How would the actions of the Great Purge increase Stalin’s power?

The Great Terror atomized Soviet Society and made even the idea of any opposition to Stalin impossible.

It is difficult for those of us living in freer societies than that of the USSR in the 1930s to truly understand the effects of such ruthless government terror like that initiated by Stalin in the Purges. Writers like Arthur Koestler and George Orwell tried to explain, historians like Robert Conquest and Alexander Solzhenitsyn charted the effect. Even today, Russians really don’t like to examine the subject much.

Essentially, Stalin concocted the idea that there was a ‘plot’ against the Soviet Union (the 1934 murder, probably at Stalin’s behest of Sergey Kirov), investigated the ‘plot’ to determine that there were agents working for Trotsky and other external foes to weaken the USSR, and then started finding ‘traitors’ and punishing them brutally.

These ‘traitors’ were variously described as the “Trotskyite-Kamenevite-Zinovievite-Leftist-Counter-Revolutionary Bloc” and “anti-Soviet Trotskyite-centre”, and then just “Trotskyite wreckers”. With such indistinct crimes, anybody could be arrested for anything and tortured into confessing anything. Often, officials were expected to produce a quota of suspects and soon found themselves — to save their own necks — zealously exceeding their quota. For most, trial was unnecessary, and a gulag sentence or mass execution was their fate.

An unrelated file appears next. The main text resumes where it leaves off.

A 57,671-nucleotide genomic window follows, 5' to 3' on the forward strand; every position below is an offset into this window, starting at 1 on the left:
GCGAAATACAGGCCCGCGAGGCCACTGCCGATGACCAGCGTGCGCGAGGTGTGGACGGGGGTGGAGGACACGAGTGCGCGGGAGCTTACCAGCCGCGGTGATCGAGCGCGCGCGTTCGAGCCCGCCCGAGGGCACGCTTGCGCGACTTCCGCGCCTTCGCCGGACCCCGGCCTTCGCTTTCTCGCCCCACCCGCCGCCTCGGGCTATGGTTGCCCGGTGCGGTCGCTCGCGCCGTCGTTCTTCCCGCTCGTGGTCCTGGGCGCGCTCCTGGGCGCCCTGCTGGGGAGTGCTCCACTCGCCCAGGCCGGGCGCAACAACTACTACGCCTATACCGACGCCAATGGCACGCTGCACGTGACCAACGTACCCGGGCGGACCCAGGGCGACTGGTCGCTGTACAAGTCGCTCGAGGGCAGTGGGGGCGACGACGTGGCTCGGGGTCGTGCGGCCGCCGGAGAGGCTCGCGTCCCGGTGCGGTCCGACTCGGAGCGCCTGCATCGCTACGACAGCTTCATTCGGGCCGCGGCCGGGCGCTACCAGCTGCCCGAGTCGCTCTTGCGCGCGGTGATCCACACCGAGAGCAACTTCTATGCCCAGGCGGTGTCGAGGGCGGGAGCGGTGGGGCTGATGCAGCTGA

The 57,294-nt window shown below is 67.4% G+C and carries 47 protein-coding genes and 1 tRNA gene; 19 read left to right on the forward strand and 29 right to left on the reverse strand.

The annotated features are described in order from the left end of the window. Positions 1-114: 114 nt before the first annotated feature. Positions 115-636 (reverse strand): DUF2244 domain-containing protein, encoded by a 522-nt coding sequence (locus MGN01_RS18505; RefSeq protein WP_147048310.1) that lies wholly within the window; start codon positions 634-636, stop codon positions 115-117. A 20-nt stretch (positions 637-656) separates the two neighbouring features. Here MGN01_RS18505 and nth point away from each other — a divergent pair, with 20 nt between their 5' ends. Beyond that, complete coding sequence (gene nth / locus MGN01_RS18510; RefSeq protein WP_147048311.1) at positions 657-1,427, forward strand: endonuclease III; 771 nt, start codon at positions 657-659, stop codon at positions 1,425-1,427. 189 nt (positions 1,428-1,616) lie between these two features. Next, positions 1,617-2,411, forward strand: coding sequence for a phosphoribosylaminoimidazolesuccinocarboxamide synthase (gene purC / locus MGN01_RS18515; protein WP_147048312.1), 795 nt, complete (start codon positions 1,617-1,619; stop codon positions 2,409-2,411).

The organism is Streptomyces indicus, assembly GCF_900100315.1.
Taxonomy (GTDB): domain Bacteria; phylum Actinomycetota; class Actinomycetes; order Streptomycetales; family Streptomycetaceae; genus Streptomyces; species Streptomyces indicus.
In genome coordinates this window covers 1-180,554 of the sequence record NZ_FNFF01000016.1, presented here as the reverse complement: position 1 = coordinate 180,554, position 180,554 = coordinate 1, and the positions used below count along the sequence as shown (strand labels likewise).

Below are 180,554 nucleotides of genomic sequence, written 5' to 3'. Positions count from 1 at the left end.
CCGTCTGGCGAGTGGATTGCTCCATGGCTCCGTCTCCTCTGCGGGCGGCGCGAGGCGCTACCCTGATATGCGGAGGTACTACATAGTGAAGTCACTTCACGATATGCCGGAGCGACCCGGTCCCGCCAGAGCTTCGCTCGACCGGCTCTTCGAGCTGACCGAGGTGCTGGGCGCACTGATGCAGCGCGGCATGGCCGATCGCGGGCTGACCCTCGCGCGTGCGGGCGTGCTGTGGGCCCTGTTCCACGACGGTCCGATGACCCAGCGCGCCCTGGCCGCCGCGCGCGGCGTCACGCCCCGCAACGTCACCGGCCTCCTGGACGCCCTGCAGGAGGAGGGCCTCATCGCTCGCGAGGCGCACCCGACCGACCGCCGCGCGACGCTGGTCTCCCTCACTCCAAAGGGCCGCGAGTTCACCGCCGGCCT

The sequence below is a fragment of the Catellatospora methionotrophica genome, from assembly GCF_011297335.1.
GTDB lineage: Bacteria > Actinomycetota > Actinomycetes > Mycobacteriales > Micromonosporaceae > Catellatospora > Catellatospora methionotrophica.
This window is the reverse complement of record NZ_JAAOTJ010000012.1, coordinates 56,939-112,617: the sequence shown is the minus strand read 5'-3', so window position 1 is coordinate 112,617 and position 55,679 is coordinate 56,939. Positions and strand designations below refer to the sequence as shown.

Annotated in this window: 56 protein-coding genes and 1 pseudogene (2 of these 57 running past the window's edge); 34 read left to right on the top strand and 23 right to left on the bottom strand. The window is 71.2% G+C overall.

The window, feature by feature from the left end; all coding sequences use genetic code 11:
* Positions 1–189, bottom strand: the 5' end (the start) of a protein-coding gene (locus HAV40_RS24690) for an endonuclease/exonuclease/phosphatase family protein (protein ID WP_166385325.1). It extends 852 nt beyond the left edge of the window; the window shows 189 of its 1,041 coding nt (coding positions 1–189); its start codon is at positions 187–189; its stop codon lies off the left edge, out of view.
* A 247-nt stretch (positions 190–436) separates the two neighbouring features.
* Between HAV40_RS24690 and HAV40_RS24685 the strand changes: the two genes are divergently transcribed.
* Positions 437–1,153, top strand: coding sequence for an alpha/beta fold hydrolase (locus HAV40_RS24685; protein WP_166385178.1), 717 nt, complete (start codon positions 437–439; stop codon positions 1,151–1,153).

The search for these supposed traitors allowed Stalin to purge the Communist Party of its oldest members; eliminate all potential rivals; and intimidate both his military and the NKVD (twice purged themselves to get rid of anyone with an inconvenient memory).

Party members and many other Soviet citizens had no idea of what the ‘rules’ were for survival, except that a loudly expressed devotion to Stalin seemed a safe practice (and wasn’t always). But you express that love often enough and it tends to become real to you. A lot of people also became complicit — denouncing others before being denounced themselves. Guilt kept many Russians quiet for a long time.

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